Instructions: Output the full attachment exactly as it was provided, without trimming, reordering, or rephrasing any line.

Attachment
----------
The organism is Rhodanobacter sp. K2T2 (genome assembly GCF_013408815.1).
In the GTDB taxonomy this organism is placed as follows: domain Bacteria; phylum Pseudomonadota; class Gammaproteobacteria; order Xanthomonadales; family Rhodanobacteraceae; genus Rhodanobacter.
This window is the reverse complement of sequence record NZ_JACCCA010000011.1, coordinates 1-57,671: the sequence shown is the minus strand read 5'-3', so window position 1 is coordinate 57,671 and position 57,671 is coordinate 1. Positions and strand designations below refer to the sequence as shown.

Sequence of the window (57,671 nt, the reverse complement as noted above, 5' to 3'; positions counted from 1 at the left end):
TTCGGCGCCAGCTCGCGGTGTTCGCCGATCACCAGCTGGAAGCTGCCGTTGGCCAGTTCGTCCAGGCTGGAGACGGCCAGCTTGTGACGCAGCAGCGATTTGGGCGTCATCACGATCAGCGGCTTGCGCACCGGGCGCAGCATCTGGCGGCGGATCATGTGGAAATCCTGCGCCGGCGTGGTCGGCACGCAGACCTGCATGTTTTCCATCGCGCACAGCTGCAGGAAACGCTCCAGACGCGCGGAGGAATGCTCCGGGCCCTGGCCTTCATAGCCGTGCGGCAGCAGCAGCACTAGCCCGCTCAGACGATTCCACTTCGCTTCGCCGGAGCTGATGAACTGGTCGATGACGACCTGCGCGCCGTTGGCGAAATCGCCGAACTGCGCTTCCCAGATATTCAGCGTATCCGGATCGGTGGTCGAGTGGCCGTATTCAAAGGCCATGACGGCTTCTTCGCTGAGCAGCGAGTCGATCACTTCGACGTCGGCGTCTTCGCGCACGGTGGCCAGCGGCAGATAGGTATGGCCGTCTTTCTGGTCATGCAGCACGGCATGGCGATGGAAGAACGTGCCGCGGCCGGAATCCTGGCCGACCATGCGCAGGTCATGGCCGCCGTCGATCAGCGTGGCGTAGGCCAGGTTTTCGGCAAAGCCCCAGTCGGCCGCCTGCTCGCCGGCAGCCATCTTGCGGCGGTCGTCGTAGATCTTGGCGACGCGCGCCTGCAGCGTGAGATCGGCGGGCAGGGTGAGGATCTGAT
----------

The organism is Rhodanobacter sp. K2T2 (genome assembly GCF_013408815.1).
In the GTDB taxonomy this organism is placed as follows: domain Bacteria; phylum Pseudomonadota; class Gammaproteobacteria; order Xanthomonadales; family Rhodanobacteraceae; genus Rhodanobacter.
This window is the reverse complement of sequence record NZ_JACCCA010000011.1, coordinates 1-57,671: the sequence shown is the minus strand read 5'-3', so window position 1 is coordinate 57,671 and position 57,671 is coordinate 1. Positions and strand designations below refer to the sequence as shown.

Sequence of the window (57,671 nt, the reverse complement as noted above, 5' to 3'; positions counted from 1 at the left end):
TTCGGCGCCAGCTCGCGGTGTTCGCCGATCACCAGCTGGAAGCTGCCGTTGGCCAGTTCGTCCAGGCTGGAGACGGCCAGCTTGTGACGCAGCAGCGATTTGGGCGTCATCACGATCAGCGGCTTGCGCACCGGGCGCAGCATCTGGCGGCGGATCATGTGGAAATCCTGCGCCGGCGTGGTCGGCACGCAGACCTGCATGTTTTCCATCGCGCACAGCTGCAGGAAACGCTCCAGACGCGCGGAGGAATGCTCCGGGCCCTGGCCTTCATAGCCGTGCGGCAGCAGCAGCACTAGCCCGCTCAGACGATTCCACTTCGCTTCGCCGGAGCTGATGAACTGGTCGATGACGACCTGCGCGCCGTTGGCGAAATCGCCGAACTGCGCTTCCCAGATATTCAGCGTATCCGGATCGGTGGTCGAGTGGCCGTATTCAAAGGCCATGACGGCTTCTTCGCTGAGCAGCGAGTCGATCACTTCGACGTCGGCGTCTTCGCGCACGGTGGCCAGCGGCAGATAGGTATGGCCGTCTTTCTGGTCATGCAGCACGGCATGGCGATGGAAGAACGTGCCGCGGCCGGAATCCTGGCCGACCATGCGCAGGTCATGGCCGCCGTCGATCAGCGTGGCGTAGGCCAGGTTTTCGGCAAAGCCCCAGTCGGCCGCCTGCTCGCCGGCAGCCATCTTGCGGCGGTCGTCGTAGATCTTGGCGACGCGCGCCTGCAGCGTGAGATCGGCGGGCAGGGTGAGGATCTGAT